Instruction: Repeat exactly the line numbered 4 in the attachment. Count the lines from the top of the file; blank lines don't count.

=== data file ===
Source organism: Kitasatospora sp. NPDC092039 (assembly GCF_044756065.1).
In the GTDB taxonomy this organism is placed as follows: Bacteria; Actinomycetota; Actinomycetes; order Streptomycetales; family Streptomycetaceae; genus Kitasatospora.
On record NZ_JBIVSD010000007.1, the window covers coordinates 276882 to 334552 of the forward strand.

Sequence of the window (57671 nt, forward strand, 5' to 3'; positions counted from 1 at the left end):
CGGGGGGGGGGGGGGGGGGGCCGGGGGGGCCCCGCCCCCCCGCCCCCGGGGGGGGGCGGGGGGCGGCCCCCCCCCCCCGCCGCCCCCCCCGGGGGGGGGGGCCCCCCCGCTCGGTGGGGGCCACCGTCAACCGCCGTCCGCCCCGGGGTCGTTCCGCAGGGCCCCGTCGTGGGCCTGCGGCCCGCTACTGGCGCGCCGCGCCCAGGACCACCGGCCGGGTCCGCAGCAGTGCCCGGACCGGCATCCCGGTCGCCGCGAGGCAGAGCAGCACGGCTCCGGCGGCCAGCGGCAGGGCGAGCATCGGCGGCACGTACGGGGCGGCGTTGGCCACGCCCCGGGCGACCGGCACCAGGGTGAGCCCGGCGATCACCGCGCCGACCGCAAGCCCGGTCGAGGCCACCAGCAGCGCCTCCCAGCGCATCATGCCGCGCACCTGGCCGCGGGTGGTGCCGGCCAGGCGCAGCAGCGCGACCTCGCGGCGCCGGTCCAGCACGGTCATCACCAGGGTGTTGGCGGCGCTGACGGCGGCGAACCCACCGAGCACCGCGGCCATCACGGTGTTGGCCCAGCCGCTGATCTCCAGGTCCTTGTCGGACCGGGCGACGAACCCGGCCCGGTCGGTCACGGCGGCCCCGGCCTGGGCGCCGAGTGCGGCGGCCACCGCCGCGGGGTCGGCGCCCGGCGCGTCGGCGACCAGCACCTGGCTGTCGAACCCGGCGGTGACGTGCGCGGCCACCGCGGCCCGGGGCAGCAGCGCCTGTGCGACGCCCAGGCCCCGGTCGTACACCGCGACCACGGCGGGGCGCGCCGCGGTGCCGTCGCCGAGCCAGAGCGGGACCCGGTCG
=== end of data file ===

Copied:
Sequence of the window (57671 nt, forward strand, 5' to 3'; positions counted from 1 at the left end):